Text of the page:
53 hypocrite, the work metaphorically satirizes all of society Nor does the Satyricon spare itself, for the Cena Trimalchionis critiques the poetic and literary inferiority of contemporary society, which, in a Neronian milieu, includes the arbiter elegentiae Petronius Aporia returns too, with an unheroic her o in a world that implicates everyone in its evils The lack of a nek yia seems to reject Menippean form but it may have been found in one of the lost sections of the novel. 86 In any case, the abundance of other traits overwhelm. 87 Petronius has taken a nove listic framework and overlaid it with Menippean elements. Lucian provides the most complete picture of Menippean satire His essays, dialogues, and declamations incorporate all the elements discussed above, and he even includes Menippus as the chief actor in two complementary pieces: seeking supernatural wisdom, Menippus travels to heaven in the Icaromenippus (allowing him a catas copia ); and in the Nek yia he journeys to Hades (a formal nek yia ) In both, he walks away in aporia having learned nothing which he did not already know Lucian also incorporated Menippean elements into many other non Menippean works In the Vera Historia a shipful of men is carried up to the moon, allowing them a chance at catas copia if not nek yia The Dialogues of the Dead involves Menippus travelling again to Hades, this time for a nek yia not of gods or heroes but of historical mortals; by the end, he counts himself among their number, forever trapped in the realm of the dead In Juppiter Tragoedus all the gods debate the ir own existence, and an atheist finds faith by reasoning that altars exist; therefore, the gods to whom they are dedicated must also 86 Schmeling 1996, 460 suggests that the work may have contained twenty four books, while only one complete and two fragmentary books are extant. 87 Relihan 1993, 91.


54 exist. 88 Like Petronius, Lucian has borrowed select elements of Menippean satire and superimposed them upon an existing gen eric framework, challenging the reader and his expectations The concept of Menippean satire becomes more and more abstract; it becomes a tone or register that allows it to infuse different genres T he final Menippean satire that could have influenced the Historia Augusta is the Caesares by Julian the Apostate Emperors and great rulers, including Alexander the Great, Marcus Aurelius, and Constantine, compete before the gods for the right to sit on Olympus l views: the supremacy of Marcus Aurelius, the wickedness of Constantine, the fraudulence of Christianity. 89 The spoudogeloion and prosimetrum only enliven imperial doctrine Yet the narrator, Julian himself, provides the framing device, pretending to relate a funny story he once heard. 90 charges that he apotheosized his wife and allowed Commodus to rule. 91 The glory of 88 Relihan 1993, 114 6. Kirk 1980 includes these and many others in his catalogue of Menippean works. 89 Julian, Caes. 38.5, , , , to her. She took him up g lity, where also he found Jesus, going about take heart! For I shall wash him with this water and at once show him pure, and if he commits these crimes again, I shall grant to him who beats his br east and him who strikes his head to become pure. 520. 90 Julian, Caes. 1, re 91 Julian, Caes. s looked to the goal and stuck to the things concerning his child and his wife which seemed to have been done in an unorthodox way and against reason; namely, that he had enrolled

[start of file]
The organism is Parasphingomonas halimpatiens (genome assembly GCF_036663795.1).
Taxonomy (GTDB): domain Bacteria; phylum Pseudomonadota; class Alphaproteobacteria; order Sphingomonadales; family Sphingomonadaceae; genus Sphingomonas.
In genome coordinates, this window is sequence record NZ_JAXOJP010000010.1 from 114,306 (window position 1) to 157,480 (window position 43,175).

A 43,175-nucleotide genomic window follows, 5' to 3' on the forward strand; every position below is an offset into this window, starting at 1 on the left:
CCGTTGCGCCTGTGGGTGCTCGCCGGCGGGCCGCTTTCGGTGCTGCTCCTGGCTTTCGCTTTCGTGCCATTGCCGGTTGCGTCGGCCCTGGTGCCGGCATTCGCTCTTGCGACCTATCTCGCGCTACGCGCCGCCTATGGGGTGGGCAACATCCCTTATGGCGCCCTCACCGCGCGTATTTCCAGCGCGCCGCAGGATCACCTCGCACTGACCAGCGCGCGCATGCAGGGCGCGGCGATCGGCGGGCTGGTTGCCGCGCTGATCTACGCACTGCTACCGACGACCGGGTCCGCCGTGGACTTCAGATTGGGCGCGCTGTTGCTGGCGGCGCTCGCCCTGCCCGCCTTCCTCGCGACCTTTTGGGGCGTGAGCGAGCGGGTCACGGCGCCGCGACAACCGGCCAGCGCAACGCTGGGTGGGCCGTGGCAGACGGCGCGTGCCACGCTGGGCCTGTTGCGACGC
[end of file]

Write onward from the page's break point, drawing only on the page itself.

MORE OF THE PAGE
55 Olympus is tarnished, too, for all the competitors are allowed to stay among the gods, and Jesus himself, despised by Julian, resides among them. Julian draws upon the finest of the Menippean tradition to create a universe in which good goes unrewarded and evil unpunished; even the wickedest Christian faces n o different fate from the more traditional works plunge one into a state of aporia Julian subjects his views to a Menippean filter, covering the dark conclusions with hu mor and framing them in such a way that one cannot trust the conclusions. Nek yia catas copia aporia : the exploration of ancient Menippean satire created a framework In his P Bakhtin identifies a seriocomic This category embraces a wide number of traditional Menippean satires, all united by fourteen characteristics: an increased comic element; freedom from h istory, legend, plot unity, and philosophical tradition; indulgence in the fantastic and in explorations of philosophical ideas; union of the fantastic with crude slum naturalism; contemplation of broad themes of universal importance; journeys to heaven an d hell and correspondent dialogues of the dead; experimental fantasticality which changes the observed scale of life; representation and exploration of the abnormal states of the human mind; scenes of scandal and violation of normal behavior; strong juxtap osition; images of social utopia; frequent use of other genres inserted into the work; a resultant multi leveled tone to the work; and a concern with he role of persona theory in presentation here has not been sufficiently explored, but note Pack 1946 151 7 which argues that the Caesares


56 92 Some have criticized this list for becomes a useless term applicable to any seriocomic piece of literature. 93 Scholars 94 Every urteen categories, however, appear in the Historia Augusta to varying degrees no coincidence. analysis Historia Augusta and are important for Ancient Menippean Satire is most useful for identifying and arranging the Menippean content of the Historia Augusta Whereas Bakhtin and Frye write in that vein, Relihan explores its ancient origins, making his survey of singular value for assessing a work like the Historia Augusta In a ddition to prosimetrum and spoudogeloion Relihan sees aporetic endings as the crucial commonality uniting ancient Menippean satire Aporia in a Menippean context suggests self mockery and inconclusiveness; the theme of the work often comes back around on itself and both actor and reader are left unsure of the point of the whole exercise. As with verse satire, the Historia Augusta contains many elements of Menippean satire and lacks some crucial ones Although the Historia Augusta details episodes that 92 Bakhtin 1984, 114 9, summarized in Weinbrot 2005, 12. 93 Weinbrot 2005, 16. 94 Elliott 1960, 186; Astbury 1988; Reardon 1991, 49. Kron enberg 2009, 5 doubts whether it has any value as a generic marker at all.